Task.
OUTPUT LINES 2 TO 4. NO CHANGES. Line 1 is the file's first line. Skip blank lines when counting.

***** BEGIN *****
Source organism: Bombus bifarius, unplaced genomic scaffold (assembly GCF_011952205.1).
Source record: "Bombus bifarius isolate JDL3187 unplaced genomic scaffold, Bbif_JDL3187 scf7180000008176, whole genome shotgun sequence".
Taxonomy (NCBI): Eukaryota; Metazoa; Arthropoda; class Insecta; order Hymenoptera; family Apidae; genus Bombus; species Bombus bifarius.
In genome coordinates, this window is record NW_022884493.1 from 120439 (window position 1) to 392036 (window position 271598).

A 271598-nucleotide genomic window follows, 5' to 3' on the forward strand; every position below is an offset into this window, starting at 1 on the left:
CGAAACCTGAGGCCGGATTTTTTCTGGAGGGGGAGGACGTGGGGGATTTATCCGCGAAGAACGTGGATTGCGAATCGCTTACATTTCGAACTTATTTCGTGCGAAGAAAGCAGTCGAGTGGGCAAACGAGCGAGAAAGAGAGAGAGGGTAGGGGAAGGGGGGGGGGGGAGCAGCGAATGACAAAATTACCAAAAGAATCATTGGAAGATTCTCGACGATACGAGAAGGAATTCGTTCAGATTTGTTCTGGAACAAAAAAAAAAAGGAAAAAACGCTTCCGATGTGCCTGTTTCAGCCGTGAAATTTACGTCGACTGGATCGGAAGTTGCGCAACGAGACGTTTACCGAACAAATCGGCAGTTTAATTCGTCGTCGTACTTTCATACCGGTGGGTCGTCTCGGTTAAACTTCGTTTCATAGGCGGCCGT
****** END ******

Source record: "Bombus bifarius isolate JDL3187 unplaced genomic scaffold, Bbif_JDL3187 scf7180000008176, whole genome shotgun sequence".
Taxonomy (NCBI): Eukaryota; Metazoa; Arthropoda; class Insecta; order Hymenoptera; family Apidae; genus Bombus; species Bombus bifarius.
In genome coordinates, this window is record NW_022884493.1 from 120439 (window position 1) to 392036 (window position 271598).